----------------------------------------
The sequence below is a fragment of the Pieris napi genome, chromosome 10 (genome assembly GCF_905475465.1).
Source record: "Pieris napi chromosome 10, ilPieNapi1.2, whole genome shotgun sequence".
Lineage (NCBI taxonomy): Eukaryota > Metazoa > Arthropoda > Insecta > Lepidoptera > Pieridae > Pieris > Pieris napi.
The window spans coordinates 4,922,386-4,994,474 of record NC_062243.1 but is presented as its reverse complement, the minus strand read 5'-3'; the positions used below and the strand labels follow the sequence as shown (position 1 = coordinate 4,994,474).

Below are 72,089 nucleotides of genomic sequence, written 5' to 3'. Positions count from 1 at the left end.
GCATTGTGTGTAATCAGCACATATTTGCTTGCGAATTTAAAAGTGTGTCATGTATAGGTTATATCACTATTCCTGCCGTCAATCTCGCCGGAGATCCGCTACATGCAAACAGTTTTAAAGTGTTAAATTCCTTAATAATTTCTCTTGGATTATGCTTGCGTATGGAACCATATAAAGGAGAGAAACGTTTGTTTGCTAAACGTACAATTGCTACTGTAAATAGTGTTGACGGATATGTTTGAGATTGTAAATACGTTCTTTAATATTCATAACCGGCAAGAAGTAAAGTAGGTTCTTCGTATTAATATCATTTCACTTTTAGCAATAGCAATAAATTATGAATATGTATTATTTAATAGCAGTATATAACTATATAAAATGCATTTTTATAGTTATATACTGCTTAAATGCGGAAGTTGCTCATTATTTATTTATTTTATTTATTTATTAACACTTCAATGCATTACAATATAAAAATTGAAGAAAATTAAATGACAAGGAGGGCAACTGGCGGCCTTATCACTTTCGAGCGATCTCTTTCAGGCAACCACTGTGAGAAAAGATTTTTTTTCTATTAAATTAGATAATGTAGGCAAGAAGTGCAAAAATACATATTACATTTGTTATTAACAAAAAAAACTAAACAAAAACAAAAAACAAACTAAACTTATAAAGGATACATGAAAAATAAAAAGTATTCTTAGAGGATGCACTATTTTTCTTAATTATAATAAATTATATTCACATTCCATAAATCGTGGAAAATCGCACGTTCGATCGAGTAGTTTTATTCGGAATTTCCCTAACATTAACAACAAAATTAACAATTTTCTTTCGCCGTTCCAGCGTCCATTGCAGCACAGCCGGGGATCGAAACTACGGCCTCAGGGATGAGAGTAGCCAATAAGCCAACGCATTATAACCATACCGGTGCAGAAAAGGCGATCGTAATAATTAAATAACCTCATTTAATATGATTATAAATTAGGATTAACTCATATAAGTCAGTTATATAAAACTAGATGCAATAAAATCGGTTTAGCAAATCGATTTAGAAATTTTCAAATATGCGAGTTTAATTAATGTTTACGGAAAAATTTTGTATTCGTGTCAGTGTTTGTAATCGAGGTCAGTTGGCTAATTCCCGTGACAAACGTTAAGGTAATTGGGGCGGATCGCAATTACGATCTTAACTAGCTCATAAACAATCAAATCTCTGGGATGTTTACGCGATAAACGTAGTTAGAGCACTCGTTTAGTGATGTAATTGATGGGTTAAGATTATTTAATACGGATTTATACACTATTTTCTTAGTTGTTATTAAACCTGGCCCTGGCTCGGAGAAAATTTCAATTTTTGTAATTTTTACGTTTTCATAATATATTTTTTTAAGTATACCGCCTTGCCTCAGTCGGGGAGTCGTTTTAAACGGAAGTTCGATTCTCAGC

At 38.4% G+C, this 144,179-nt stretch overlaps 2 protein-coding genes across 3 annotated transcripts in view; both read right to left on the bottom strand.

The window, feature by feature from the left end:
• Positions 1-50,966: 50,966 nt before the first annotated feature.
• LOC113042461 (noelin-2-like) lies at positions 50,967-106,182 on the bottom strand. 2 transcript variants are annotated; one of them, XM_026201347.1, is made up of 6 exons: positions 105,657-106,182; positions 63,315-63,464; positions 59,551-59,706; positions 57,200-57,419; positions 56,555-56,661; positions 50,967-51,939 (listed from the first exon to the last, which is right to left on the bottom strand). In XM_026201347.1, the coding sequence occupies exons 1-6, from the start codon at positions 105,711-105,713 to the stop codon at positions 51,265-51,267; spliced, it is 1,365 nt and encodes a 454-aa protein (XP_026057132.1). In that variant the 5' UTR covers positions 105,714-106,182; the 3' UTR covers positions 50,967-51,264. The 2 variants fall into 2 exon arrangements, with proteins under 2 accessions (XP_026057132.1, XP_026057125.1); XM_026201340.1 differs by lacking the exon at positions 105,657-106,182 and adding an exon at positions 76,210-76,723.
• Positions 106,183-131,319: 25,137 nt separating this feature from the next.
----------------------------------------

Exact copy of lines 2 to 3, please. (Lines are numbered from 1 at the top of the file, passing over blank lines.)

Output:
Source record: "Pieris napi chromosome 10, ilPieNapi1.2, whole genome shotgun sequence".
Lineage (NCBI taxonomy): Eukaryota > Metazoa > Arthropoda > Insecta > Lepidoptera > Pieridae > Pieris > Pieris napi.